Ländliche Armut in Indonesien: Indikatoren, Dynamik und Verbindung zur Entwaldung
The analysis of the link between poverty and deforestation uses a relative poverty index that ranks households according to their wealth status. In 2005, two very promising operational poverty assessment models were developed for Central Sulawesi using 15 proxy indicators to predict absolute poverty based on expenditures. In 2007, both models were tested regarding the extent to which these models are robust over time in terms of prediction power and in terms of their indicator composition. In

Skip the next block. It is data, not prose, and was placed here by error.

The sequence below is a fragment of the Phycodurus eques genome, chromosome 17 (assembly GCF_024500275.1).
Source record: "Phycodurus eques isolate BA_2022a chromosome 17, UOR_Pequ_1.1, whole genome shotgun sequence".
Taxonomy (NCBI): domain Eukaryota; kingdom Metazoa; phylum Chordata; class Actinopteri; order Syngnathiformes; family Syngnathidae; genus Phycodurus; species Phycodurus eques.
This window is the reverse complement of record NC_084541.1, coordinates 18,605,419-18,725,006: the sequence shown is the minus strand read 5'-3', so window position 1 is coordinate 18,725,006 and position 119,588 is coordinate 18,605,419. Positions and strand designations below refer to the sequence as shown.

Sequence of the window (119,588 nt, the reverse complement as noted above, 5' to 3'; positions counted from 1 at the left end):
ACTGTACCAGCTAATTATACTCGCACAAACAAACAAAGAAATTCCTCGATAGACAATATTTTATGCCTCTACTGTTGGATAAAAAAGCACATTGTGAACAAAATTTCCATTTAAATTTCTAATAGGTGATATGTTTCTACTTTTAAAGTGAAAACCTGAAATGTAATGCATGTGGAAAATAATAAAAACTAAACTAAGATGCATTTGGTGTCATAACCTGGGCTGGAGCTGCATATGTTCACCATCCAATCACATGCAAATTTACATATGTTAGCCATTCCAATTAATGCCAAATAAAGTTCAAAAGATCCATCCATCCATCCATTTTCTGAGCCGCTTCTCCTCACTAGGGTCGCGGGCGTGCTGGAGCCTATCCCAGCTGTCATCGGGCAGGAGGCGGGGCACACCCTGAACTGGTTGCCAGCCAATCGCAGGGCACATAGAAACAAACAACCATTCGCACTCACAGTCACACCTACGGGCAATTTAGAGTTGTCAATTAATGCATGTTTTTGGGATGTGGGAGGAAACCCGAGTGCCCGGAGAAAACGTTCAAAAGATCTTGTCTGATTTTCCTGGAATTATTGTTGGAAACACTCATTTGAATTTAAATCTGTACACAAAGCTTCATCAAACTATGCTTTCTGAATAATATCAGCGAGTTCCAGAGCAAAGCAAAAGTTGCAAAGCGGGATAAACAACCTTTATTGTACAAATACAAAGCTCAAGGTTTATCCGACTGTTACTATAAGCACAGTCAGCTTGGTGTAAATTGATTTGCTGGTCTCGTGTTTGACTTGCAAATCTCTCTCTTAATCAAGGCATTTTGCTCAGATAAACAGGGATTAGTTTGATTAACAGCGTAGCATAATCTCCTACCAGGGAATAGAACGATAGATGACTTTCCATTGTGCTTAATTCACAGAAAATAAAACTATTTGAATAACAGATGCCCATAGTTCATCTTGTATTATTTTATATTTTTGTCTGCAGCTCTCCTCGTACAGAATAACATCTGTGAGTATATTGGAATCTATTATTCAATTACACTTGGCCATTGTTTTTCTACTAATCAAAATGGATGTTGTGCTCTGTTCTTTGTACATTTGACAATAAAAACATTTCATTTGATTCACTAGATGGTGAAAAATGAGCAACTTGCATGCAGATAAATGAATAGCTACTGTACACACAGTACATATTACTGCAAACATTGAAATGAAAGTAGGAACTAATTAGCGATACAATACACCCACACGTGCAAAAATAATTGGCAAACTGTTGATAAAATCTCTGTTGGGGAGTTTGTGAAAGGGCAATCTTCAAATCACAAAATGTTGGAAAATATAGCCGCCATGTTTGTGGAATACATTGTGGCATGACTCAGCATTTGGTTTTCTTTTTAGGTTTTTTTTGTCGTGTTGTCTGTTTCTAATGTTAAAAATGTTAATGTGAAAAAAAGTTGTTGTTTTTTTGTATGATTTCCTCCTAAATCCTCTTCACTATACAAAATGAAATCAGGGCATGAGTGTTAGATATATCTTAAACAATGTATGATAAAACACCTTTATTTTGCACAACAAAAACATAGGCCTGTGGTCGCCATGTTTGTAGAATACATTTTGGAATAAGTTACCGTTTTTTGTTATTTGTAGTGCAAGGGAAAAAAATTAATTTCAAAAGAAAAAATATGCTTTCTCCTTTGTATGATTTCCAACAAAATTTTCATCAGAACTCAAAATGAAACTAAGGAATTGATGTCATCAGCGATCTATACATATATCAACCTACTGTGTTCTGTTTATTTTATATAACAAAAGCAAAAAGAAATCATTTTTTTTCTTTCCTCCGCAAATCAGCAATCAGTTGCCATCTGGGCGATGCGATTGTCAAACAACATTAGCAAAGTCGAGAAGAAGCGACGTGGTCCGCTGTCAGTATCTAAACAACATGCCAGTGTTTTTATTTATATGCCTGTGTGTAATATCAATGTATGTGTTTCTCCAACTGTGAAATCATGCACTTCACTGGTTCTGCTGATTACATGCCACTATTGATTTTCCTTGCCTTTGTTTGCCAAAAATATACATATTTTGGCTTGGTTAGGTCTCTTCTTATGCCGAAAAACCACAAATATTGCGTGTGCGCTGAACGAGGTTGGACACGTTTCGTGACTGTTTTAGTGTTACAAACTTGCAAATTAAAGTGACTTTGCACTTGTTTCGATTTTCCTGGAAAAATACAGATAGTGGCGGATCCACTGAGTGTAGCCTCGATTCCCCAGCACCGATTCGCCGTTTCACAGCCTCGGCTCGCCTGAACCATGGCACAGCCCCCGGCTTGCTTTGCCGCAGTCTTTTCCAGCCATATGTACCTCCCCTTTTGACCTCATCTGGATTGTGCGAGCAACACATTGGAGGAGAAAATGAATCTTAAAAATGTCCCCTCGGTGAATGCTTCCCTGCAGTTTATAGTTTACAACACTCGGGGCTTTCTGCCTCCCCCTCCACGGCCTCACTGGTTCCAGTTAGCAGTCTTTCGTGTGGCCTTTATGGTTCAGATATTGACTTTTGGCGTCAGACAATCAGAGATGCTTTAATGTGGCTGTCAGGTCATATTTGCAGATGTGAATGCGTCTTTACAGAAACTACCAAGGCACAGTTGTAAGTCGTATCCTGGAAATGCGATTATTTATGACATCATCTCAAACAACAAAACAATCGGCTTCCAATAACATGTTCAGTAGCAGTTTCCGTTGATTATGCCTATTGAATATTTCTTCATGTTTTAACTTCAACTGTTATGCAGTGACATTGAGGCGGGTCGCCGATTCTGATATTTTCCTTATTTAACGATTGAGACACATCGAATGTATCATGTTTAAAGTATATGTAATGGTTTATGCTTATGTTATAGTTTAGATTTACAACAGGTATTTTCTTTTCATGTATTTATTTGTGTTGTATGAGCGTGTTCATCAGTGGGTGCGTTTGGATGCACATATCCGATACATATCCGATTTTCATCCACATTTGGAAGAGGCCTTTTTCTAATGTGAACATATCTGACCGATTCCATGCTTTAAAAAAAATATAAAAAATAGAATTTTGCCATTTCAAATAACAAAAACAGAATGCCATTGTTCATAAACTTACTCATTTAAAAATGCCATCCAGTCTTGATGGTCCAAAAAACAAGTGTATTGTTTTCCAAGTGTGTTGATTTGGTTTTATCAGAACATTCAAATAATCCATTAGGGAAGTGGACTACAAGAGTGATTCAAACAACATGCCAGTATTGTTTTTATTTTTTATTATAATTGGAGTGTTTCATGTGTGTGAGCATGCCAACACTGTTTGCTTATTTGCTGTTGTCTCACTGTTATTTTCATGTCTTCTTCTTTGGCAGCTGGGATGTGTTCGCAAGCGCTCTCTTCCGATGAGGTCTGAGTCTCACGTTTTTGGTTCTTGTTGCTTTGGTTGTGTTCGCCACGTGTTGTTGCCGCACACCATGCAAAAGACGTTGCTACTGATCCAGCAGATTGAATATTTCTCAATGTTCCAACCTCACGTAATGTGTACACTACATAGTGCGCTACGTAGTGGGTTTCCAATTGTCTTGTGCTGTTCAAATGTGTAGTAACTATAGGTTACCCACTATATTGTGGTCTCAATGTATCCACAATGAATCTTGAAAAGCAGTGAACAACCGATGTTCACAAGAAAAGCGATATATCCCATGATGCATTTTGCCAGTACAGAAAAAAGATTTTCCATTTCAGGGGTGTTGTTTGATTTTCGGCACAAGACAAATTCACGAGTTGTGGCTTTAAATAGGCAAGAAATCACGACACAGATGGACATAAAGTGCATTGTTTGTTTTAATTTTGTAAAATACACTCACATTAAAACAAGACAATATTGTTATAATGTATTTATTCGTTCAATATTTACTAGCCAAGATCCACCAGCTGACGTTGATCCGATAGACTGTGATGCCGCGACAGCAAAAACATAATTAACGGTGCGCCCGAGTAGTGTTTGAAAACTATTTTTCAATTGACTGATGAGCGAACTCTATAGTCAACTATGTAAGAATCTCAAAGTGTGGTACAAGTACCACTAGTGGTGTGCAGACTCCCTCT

... dition, an indicator based poverty assessment tool provided by the U.S. Agency for International Development for Indonesia was evaluated here using the data set from Central Sulawesi. Regarding the robustness of indicator-based poverty assessment by proxy-means tests, the sets of indicators derived in 2005 were still capable of detecting the very poor households (those living on less then 1 Dollar purchaising power paritiesper capita and day) in 2007. However, the models tend to over-predict the very poor. For the assessment of absolute poverty in the research area, we recommend the use of 15 easy to verify indicators (Model 2) in combination with the quantile coefficients of these indicators derived from the one-step procedure (estimated in 2005). This is based on the comparison of accuracy performance of all tools in both years. The accuracy levels of the two models tested remain similar when estimated using the 2007 dataset. However, the indicator composition of the tools changed. The nationally calibrated tool provided by USAID is shown to perform poorly in terms of accuracy when applied to our data set. To gain a better understanding of the poverty dynamics in the region, different measures of poverty are compared across the survey years. Additionally, transitions into and out of poverty are obtained. In general severe poverty (less the 1 US$ per capita and day) is shown to have decreased. The headcount index for the severely poor declined insignificantly from 19.3 percent in 2005 to 18.2 percent in 2007. However, people in the research area got poorer over the same period since significantly more people are shown to slipped into expenditures below the 2 US$-poverty line. Moreover, the poverty deficit in 2007 is also shown to be greater than the poverty deficit of 2005 irrespective of which poverty line is used. While 49 percent of the very poor households remain very poor in both survey years, 33 percent of them moved out of severe poverty but still had to live on less than 2 US$ PPP per capita and day. Nonetheless there is also movement in the opposite direction. Twenty-three percent of the households in the category of poor (living on less than 2 US$-poverty line) in 2005, became severely poor Summary iii (less than 1 US$-poverty line) in 2007. To trace the underlying determinants of chronic and transitory poverty, multi-nominal logit regression analyses were applied. Results show that large households are more likely to be chronically and transitorily very poor. They are also shown to have higher probability of being chronically poor. Lack of access to electricity also makes severe chronic and transitory poverty, as well as chronic poverty more probable. Household without access to social capital are similarly more likely to get chronically very poor. Access to credit reduces the probability of becoming chronically very poor and also makes chronic and transient poverty less likely. Household without access to remittances from relatives working away from home are also more prone to (severe) chronic poverty. Finally, lack of opportunities to in engage non-agricultural income generating activities increases the probability to become chronically or transitorily very poor. Results from the study on the linkage between poverty and deforestation suggests that conversion of forest into farm land in the research area is indeed a severe problem. Approximately 52 km 2 of forest area was converted into farm land between 1999 and 2006 by smallholders. While the poorest and the poor mainly replace forests with subsistence crops such as maize and dry rice, the wealthier households mainly grow cocoa. The findings also show that poorer households are more likely to clear forest than their wealthier counterparts. However, most of the area converted is dedicated to cocoa production. Furthermore, households with younger household heads tend to clear more forest area than households with older household heads. Interestingly, access to social capital tends to increase deforestation. Secure property rights, however, tend to reduce deforestation. Additionally, the location of the household plays a crucial role: households living in a sub-district closer at the forest boarder are more likely to clear forest than those located further away. In general we find the results quite satisfactory. The study would, however, have benefited from a larger sample size. For example, a more precise calibration of the poverty assessment tools would have been possible if an out-of-sample test was applied. More rounds of expenditure surveys would also allow for use of the components approach to analyze poverty dynamics. Furthermore, the sample used is only representative of the research area and therefore policy implications are hardly applicable to other parts of Indonesia without further analysis of nationally representative data. However, this situation presents a unique advantage since policy implications derived are suited for direct implementation in the research area. With Summary iv respect to the link between poverty and deforestation, geo-referenced data at plot level would be of great benefit since they could provide more details on the "true" rate of deforestation. However, obtaining such data is often time-consuming and costly. v Content Summary.